Film Review: Alita: Battle Angel (2019)

Release Date: February 5th, 2019 (Spain premiere)
Directed by: Robert Rodriguez
Written by: James Cameron, Laeta Kalogridis
Based on: Gunnm by Yukito Kishiro
Music by: Tom Holkenberg
Cast: Rosa Salazar, Christoph Waltz, Jennifer Connelly, Mahershala Ali, Ed Skrein, Jackie Earle Haley, Keean Johnson, Jeff Fahey, Derek Mears, Casper Van Dien, Edward Norton (uncredited), Michelle Rodriguez (uncredited), Jai Courtney (uncredited)

20th Century Fox, Lightstorm Entertainment, Troublemaker Studios, TSG Entertainment, 122 Minutes

Review:

“I do not standby in the presence of evil!” – Alita

I didn’t get to see this in the theater but I did catch it on a Delta flight, as I was returning home from Las Vegas.

I’m glad that I finally got to see this movie, as I had been waiting a long time for its digital release.

Overall, I really enjoyed Alita. But it has become a movie that Hollywood and its shill media outlets are apparently shitting on now because some people seem to think it is tied to the Nazi-esque Alt-Right or something.

One, I don’t even really know what the Alt-Right is and I don’t care. Two, how the fuck is it Alt-Right when it was directed by Robert Rodriguez, a famous director of Mexican decent and stars an actress of Peruvian decent with another major character being a black man? Plus, it was put out by a major Hollywood (i.e. uber leftists) studio, as well as being written and produced by James fucking Cameron?!

Anyway, that criticism is stupid but I guess some people still subscribe to the mainstream media’s bullshit.

Moving on.

I thought the film had a solid story. In a day and age where we are spoon fed stories about unchallenged Mary Sues (the Star Wars sequel trilogy and Captain Marvel, for instance) it’s refreshing to see a strong, female character that has to fail and learn from that failure in order to grow and become better. In that, Alita: Battle Angel is a much more relatable story than those other films. But I guess that’s why the media wants to shit on it.

Personally, I like strong yet flawed characters that can learn and grown. All people have flaws and limitations and its the process of overcoming those limitations that build character and make people stronger. It has nothing to do with gender, race or any sort of identity politics despite the entertainment industry’s insistence that it does.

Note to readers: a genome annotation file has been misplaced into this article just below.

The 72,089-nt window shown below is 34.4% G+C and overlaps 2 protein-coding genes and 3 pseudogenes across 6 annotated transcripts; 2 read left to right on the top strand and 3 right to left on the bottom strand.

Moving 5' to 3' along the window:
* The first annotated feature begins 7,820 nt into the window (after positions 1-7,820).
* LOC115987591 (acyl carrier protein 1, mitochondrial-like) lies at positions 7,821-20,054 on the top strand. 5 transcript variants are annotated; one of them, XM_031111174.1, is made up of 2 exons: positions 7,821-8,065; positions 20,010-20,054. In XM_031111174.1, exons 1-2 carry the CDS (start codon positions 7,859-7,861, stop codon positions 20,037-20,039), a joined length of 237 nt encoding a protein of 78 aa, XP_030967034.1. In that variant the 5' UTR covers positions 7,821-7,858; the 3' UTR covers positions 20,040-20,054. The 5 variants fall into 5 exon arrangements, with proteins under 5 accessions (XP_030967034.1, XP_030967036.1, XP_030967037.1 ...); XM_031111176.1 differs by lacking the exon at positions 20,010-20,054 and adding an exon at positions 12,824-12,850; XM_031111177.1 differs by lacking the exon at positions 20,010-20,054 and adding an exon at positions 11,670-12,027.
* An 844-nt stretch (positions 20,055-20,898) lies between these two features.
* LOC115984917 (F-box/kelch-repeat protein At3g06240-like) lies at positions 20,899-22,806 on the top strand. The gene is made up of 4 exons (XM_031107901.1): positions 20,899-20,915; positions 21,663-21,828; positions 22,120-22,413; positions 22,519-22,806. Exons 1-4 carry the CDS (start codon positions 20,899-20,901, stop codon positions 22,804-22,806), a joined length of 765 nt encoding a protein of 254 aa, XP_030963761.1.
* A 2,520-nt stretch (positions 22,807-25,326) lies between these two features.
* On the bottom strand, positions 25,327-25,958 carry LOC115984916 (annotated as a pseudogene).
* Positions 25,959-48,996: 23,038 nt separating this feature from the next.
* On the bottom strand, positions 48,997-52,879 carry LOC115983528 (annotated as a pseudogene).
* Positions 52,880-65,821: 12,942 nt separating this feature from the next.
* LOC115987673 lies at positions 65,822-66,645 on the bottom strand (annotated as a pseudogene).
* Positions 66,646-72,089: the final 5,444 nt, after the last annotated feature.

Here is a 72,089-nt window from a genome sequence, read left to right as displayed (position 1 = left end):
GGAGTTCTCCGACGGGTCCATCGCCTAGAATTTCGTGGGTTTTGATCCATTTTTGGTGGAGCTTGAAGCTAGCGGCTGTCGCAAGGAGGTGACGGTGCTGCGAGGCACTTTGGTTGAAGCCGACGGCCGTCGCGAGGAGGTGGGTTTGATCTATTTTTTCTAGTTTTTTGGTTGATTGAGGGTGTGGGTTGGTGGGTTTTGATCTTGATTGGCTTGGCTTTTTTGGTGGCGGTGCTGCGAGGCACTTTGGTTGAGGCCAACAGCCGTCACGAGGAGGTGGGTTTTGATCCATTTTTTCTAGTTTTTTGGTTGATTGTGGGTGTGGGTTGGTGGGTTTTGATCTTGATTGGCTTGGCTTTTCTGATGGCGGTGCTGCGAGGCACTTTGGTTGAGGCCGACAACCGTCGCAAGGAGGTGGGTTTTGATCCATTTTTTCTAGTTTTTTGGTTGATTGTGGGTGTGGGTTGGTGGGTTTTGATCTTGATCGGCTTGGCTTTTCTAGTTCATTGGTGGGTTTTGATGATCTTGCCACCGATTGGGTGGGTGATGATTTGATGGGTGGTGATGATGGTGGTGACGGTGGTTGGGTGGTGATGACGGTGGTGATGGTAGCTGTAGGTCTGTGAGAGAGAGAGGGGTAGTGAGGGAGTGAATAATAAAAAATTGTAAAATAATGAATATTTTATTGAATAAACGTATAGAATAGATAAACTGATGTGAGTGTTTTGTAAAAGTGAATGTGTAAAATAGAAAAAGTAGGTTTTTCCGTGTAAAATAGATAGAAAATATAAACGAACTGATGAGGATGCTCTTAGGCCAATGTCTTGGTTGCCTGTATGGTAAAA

Plus, Rosa Salazar is incredible as Alita. She has more charisma in one CGI finger than Brie Larson had in her entire body for over two hours in Captain Marvel. You almost love Alita from the first moment you meet her and watching her grow, throughout the film, is really the whole point of the story. When she conquers evil, you feel it. It doesn’t matter that the film is somewhat bogged down by its CGI effects, the story is relatable and very human. But that also has a lot to do with the skill and craftsmanship of two great filmmakers like Robert Rodriguez and James Cameron.

The rest of the cast is solid, especially Christoph Waltz. But man, that guy is damn near perfection in everything he does.

Like the Alita character, the film does have its flaws too but the sum of its parts made it a fun, enjoyable picture. And frankly, I’d be on board for future sequels.

In the future, I’d like to see the CGI get more detailed and less artificial looking. But this is sort of the trend of the time now, as visual effects artists are rushed and have less time to produce top notch effects when Hollywood has become way too reliant on them over practical, physical effects that can be crafted in the real world.

In conclusion, this is not as great of a movie as some have said but it is still a fine way to spend two hours and it is more human than a lot of the alternatives in modern sci-fi action films.

Rating: 7.75/10
Pairs well with: the original manga and anime, as well as Ghost In the Shell and Neon Genesis Evangelion.

Film Review: Psycho III (1986)

Release Date: May, 1986 (Seattle International Film Festival)
Directed by: Anthony Perkins
Written by: Charles Edward Pogue
Based on: characters by Robert Bloch
Music by: Carter Burwell
Cast: Anthony Perkins, Diana Scarwid, Jeff Fahey, Roberta Maxwell, Donovan Scott

Universal Pictures, 92 Minutes

Review:

“Conservative clothes never go out of style.” – Norman Bates

As impressed and surprised as I was by Psycho II, I was kind of hoping that the magic would sustain into the third film in the series. Also, considering that this one was directed by Anthony Perkins, a man who knew Norman Bates better than anyone on the planet, I was hoping that he’d bring some real depth to the character and story.

Well, this doesn’t live up to the quality of Psycho II and it’s nowhere near as clever but it works alright as an ’80s slasher picture, as long as you aren’t looking for a massive body count or an overabundance of gore.

The film benefits greatly from the performances of Perkins, as well as Jeff Fahey, who has been a favorite of mine for years and who always brings a little something extra to every movie that he’s in.

Although, apart from the two male leads, the rest of the cast is pretty damn weak.

Also, the story just isn’t there for me. It’s kind of like a rehash of elements from part II but mostly comes off as a fairly mindless slasher movie. It lacks the psychological terror of the first two pictures and Perkins doesn’t seem to have the acumen, behind the camera, to really propel this story forward visually or from narrative standpoint.